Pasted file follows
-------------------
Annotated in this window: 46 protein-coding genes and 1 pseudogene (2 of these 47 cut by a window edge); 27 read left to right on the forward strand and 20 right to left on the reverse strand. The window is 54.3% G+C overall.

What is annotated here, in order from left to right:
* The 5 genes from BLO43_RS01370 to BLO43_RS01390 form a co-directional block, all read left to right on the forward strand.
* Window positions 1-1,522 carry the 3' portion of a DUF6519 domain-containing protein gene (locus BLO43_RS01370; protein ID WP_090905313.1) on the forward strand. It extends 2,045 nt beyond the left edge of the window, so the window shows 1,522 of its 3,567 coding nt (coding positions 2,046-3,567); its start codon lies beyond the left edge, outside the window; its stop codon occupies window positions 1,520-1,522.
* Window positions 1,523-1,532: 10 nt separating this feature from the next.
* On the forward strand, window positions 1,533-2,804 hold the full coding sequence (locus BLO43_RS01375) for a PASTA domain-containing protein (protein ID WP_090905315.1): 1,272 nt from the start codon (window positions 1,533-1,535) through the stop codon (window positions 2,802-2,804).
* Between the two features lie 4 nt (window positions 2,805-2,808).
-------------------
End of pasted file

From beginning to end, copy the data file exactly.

Annotated in this window: 46 protein-coding genes and 1 pseudogene (2 of these 47 cut by a window edge); 27 read left to right on the forward strand and 20 right to left on the reverse strand. The window is 54.3% G+C overall.

What is annotated here, in order from left to right:
* The 5 genes from BLO43_RS01370 to BLO43_RS01390 form a co-directional block, all read left to right on the forward strand.
* Window positions 1-1,522 carry the 3' portion of a DUF6519 domain-containing protein gene (locus BLO43_RS01370; protein ID WP_090905313.1) on the forward strand. It extends 2,045 nt beyond the left edge of the window, so the window shows 1,522 of its 3,567 coding nt (coding positions 2,046-3,567); its start codon lies beyond the left edge, outside the window; its stop codon occupies window positions 1,520-1,522.
* Window positions 1,523-1,532: 10 nt separating this feature from the next.
* On the forward strand, window positions 1,533-2,804 hold the full coding sequence (locus BLO43_RS01375) for a PASTA domain-containing protein (protein ID WP_090905315.1): 1,272 nt from the start codon (window positions 1,533-1,535) through the stop codon (window positions 2,802-2,804).
* Between the two features lie 4 nt (window positions 2,805-2,808).